6 Simple Exercises for Getting Rid of Sciatic Pain

· July 13, 2016
You'll need to adapt the intensity of these exercises to how intense your sciatic pain is. If you're not used to them, move from less intense to more to prevent an adverse reaction.

The sciatic nerve extends from the lower part of the back to the leg, and is considered to be the largest and longest nerve in the body.

When it becomes irritated by compressed discs, the patient develops a condition known as sciatica, which is characterized by extreme pain, what’s known as sciatic pain.

Poor posture, being sedentary, or physical overexertion can all be possible causes.  In rare cases, however, this can be a symptom of conditions like herniated discs or spinal stenosis.

Because of the difficulties this produces in movement, some people think that rest is the best relief.

However, certain physical exercises have been proven to be effective therapies for reducing sciatic pain.

Exercise promotes fluid and nutrient flow, along with liquids in spinal discs.  This keeps everything in good shape, avoiding too much pressure in the region.

Today, we’d like to share with you 6 of the simplest exercises to keep in mind at the first sign of pain.

1. Back exercises

back exercise

Back stretches help mitigate sciatic pain centered in the lumbar area.  

This simple movement reduces tension and stimulates muscle and nerve lubrication for proper functioning.

How to do it

  • Stand with your feet together and your back straight.
  • Then stretch your arms forward, slowly lowering until your head is in front of your knees, with your back curved.
  • Repeat 8 to 10 times, inhaling and exhaling.

2. Leg exercises

legs crossed

This leg movement stretches the piriformis muscles and reduces discomfort associated with sciatic pain.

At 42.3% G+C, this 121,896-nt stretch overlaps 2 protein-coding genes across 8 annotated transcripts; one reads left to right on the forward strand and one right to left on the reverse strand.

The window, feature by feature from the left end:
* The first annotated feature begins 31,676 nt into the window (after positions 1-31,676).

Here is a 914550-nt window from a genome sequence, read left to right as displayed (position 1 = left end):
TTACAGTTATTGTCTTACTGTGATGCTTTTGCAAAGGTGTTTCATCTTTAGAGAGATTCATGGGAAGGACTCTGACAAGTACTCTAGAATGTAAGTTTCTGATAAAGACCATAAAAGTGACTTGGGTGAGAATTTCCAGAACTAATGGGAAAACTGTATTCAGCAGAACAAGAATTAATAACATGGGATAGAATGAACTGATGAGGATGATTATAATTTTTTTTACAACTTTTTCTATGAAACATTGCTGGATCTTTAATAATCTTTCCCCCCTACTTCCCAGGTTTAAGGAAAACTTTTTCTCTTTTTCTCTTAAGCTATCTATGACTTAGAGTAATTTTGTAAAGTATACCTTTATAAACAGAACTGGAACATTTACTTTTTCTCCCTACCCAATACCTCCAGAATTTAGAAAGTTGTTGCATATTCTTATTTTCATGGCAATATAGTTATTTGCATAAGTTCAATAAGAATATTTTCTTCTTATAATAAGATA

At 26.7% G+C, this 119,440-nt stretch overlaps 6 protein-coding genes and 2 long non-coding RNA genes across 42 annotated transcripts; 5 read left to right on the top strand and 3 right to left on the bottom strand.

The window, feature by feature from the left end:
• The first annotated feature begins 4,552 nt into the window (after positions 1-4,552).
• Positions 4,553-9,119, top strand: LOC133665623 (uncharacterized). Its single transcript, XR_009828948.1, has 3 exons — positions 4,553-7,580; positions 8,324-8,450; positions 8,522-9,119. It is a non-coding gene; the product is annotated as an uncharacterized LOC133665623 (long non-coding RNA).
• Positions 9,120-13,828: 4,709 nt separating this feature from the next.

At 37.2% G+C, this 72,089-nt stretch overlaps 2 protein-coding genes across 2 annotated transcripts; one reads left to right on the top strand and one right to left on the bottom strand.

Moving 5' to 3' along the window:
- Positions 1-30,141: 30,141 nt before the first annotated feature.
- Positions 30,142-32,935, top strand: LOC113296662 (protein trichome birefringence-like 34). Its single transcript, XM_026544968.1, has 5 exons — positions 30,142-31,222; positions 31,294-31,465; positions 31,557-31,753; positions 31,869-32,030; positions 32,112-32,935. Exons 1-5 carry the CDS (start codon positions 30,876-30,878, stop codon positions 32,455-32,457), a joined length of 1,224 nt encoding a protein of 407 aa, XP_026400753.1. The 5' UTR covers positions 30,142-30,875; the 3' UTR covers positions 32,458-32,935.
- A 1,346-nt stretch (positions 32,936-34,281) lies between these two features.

How to do it

  • Lay down on your back on a yoga mat.  Try to find a comfortable, stable position.
  • Then bend your knees and cross one leg over the other.
  • Hold the back of your other leg and try to bring both knees toward your chest.
  • Stretch back on the ground, relax your legs and switch positions with your other leg.
  • Repeat 5 to 8 times.

3. Seated stretch

woman stretching

The position alleviates sciatic pain because it reduces tension in the lower back, glutes, and legs.

How to do it

  • Sit on the floor with your legs stretched out.  Keep your back straight.
  • Then cross your right leg over your left leg, keeping your left leg as straight as possible.
  • Grab your right knee with your left arm, as if bringing it in for a hug.
  • Hold the posture for 30 to 40 seconds, then lower.
  • Repeat on the opposite side.

4. Lumbar exercises

Lumbar exercises

Remember this movement for any type of lumbar pain.  This reduces pressure on the sciatic nerve, creating a sense of relief.

How to do it

  • Laying on a yoga mat, lay face up and stretch your arms to the side, palms on the floor.
  • Then join your knees and begin to lower them to your right side.  Make sure not to bend your torso during the movement.
  • Then return to center and lower them to the left side.
  • Hold the posture for a few seconds on each side and repeat back and forth.

5. Leg stretch

woman yoga

This type of leg stretch is known as the Pigeon pose in yoga and is interesting because not only does it work the leg muscles, but it also tones the glutes, relieves back tension, and flattens the belly.

How to do it

  • Sit down with your back straight, looking forward.  Stretch out your left leg behind you, then bend your right leg forward.
  • Support yourself using the palms of your hands and briefly stretch, without bending your back.
  • Hold the position for 10 seconds.  Rest, then repeat with the other leg.

6. Golf ball exercise

Use a golf ball to carry out this alternative myofascial pressure point treatment.

You’ll need to locate the specific area of pain in your glutes, which is where you should place the golf ball.

How to do it

  • Once you’ve located the pain, place the golf ball there and relax your body on it.
  • Hold the position for 30 seconds, then rest.

Each one of these positions and exercises can be wonderful therapy for pain, but only when performed correctly.

If in doubt, consult a physical trainer.